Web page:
Are you wondering if an electric bike is the right choice for you? Consider the following 15 reasons to get an electric bike. I wanted to make this a list of 10, but there are just so many great reasons to get an electric bike that I could not stop at 10. Reasons for getting an ebike range from having fun to getting fit to … getting to work!
No. 1: Ebikes are Incredibly Good Fun!
Do yourself a favor and go watch some people test-riding electric bikes. Almost every one of them reacts the same when they set off for the first time – a momentary look of surprise, followed by a giant smile and sometimes even a whoop of joy! You can see exactly this response on the faces of the people in this video:
This is a reaction to suddenly feeling as if you have super powers! And once you are out riding, you are freed up to have fun and explore and enjoy.
I remember thinking, “I wonder what’s at the bottom of that hill?” and then deciding I was not going to go and find out, because then I would have to climb back up that very intimidating hill. With an electric bike, I can ride wherever I like! And that goes for everybody, because options like electric trikes and electric recumbents mean it is possible for almost anyone to have fun on an electric bike.
No. 2: Electric Bikes Enhance Health and Fitness, even if You Have Challenges
You’d think a regular bike would keep you fitter than an electric bike – and you’d be right, if you rode the regular bike as much as you rode the electric bike. But trust me, the average cyclist just will not ride a regular bike as much as an electric bike. Would I ride my regular bike up the steep hill I live on just to buy a bottle of wine or a loaf of bread? Would I ride it when I’m hauling 50 pounds? Not likely – I’d take transit. Sadly, this would not make me fitter. But my electric bike will make me fitter.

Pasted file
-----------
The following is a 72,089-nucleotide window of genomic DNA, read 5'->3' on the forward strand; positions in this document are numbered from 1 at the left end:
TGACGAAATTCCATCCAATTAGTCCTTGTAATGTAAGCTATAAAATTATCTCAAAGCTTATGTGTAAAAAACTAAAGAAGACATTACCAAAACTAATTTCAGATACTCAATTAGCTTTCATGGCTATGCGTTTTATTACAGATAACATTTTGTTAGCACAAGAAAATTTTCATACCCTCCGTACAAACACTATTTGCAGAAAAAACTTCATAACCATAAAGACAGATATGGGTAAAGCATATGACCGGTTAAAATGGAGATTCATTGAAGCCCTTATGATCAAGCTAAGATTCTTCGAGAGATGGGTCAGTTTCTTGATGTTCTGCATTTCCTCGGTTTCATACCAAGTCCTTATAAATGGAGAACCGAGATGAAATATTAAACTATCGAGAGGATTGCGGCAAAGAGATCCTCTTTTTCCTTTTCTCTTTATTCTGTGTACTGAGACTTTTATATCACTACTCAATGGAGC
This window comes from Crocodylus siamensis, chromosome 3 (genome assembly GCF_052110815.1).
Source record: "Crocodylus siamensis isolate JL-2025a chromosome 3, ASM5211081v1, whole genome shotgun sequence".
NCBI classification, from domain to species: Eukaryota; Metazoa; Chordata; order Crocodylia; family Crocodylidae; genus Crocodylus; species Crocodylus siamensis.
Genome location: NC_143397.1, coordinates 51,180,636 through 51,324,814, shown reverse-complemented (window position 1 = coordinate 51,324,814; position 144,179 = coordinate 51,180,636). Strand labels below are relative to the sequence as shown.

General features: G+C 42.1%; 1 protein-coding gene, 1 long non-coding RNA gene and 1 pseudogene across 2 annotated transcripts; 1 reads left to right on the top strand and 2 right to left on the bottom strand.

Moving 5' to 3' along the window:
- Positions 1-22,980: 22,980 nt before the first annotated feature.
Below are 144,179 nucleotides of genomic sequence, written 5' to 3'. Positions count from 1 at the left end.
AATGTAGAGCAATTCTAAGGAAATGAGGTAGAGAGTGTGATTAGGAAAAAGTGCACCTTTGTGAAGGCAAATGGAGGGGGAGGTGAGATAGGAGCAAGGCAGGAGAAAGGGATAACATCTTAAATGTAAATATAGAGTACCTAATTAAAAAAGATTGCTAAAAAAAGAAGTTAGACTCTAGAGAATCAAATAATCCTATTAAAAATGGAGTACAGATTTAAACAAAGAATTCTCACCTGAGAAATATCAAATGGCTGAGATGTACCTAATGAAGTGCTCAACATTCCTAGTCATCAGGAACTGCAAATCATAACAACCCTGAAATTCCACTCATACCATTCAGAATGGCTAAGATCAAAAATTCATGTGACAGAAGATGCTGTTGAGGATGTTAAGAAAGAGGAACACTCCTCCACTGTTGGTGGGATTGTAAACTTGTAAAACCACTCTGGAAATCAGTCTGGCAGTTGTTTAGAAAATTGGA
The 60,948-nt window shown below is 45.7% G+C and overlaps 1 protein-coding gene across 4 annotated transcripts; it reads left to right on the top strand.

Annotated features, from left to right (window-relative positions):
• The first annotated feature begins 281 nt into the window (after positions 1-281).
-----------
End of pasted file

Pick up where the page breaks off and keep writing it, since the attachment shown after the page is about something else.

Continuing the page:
Related content: 5 Important Health Benefits of Ebikes
Related content: How to Get Fitter and Healthier with an Ebike
And I’m not the only one – the latest research shows a third of regular bikes are used less than 25 times a year, with 46% being used a paltry once or twice a week. However, 30% of people with electric bikes use them at least once a day, and a whopping 81% ride their bikes at least once a week. Bottom line, as verified by the Transport Research Laboratory in the United Kingdom: electric bikes are used at least twice as often as regular bikes. And as we all know from the workout machines that serve as laundry dryers in basements all over this great continent of ours, machines only make you fit if you actually use them. Aslak Fyhri at the Institute of Transport Economics summarized: